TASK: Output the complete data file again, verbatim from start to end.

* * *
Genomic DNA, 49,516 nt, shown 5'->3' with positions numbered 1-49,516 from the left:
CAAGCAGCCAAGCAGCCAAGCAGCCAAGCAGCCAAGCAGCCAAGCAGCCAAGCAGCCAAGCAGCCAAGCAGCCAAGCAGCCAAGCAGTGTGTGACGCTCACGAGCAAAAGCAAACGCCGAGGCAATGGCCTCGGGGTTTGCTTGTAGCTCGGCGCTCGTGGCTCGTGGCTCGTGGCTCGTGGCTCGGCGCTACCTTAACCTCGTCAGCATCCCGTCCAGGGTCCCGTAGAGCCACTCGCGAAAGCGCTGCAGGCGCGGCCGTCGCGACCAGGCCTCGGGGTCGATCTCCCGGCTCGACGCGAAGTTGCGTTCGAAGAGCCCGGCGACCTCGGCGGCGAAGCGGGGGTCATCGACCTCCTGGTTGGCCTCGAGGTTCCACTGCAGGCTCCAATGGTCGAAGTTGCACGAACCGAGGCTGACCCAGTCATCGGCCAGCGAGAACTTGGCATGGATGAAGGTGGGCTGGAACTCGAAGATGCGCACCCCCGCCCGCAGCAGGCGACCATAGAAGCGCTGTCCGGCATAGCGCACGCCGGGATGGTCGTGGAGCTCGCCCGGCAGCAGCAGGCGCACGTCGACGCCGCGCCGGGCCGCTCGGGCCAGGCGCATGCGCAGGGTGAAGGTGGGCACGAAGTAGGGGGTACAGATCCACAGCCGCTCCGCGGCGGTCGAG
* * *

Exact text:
Genomic DNA, 49,516 nt, shown 5'->3' with positions numbered 1-49,516 from the left:
CAAGCAGCCAAGCAGCCAAGCAGCCAAGCAGCCAAGCAGCCAAGCAGCCAAGCAGCCAAGCAGCCAAGCAGCCAAGCAGCCAAGCAGTGTGTGACGCTCACGAGCAAAAGCAAACGCCGAGGCAATGGCCTCGGGGTTTGCTTGTAGCTCGGCGCTCGTGGCTCGTGGCTCGTGGCTCGTGGCTCGGCGCTACCTTAACCTCGTCAGCATCCCGTCCAGGGTCCCGTAGAGCCACTCGCGAAAGCGCTGCAGGCGCGGCCGTCGCGACCAGGCCTCGGGGTCGATCTCCCGGCTCGACGCGAAGTTGCGTTCGAAGAGCCCGGCGACCTCGGCGGCGAAGCGGGGGTCATCGACCTCCTGGTTGGCCTCGAGGTTCCACTGCAGGCTCCAATGGTCGAAGTTGCACGAACCGAGGCTGACCCAGTCATCGGCCAGCGAGAACTTGGCATGGATGAAGGTGGGCTGGAACTCGAAGATGCGCACCCCCGCCCGCAGCAGGCGACCATAGAAGCGCTGTCCGGCATAGCGCACGCCGGGATGGTCGTGGAGCTCGCCCGGCAGCAGCAGGCGCACGTCGACGCCGCGCCGGGCCGCTCGGGCCAGGCGCATGCGCAGGGTGAAGGTGGGCACGAAGTAGGGGGTACAGATCCACAGCCGCTCCGCGGCGGTCGAG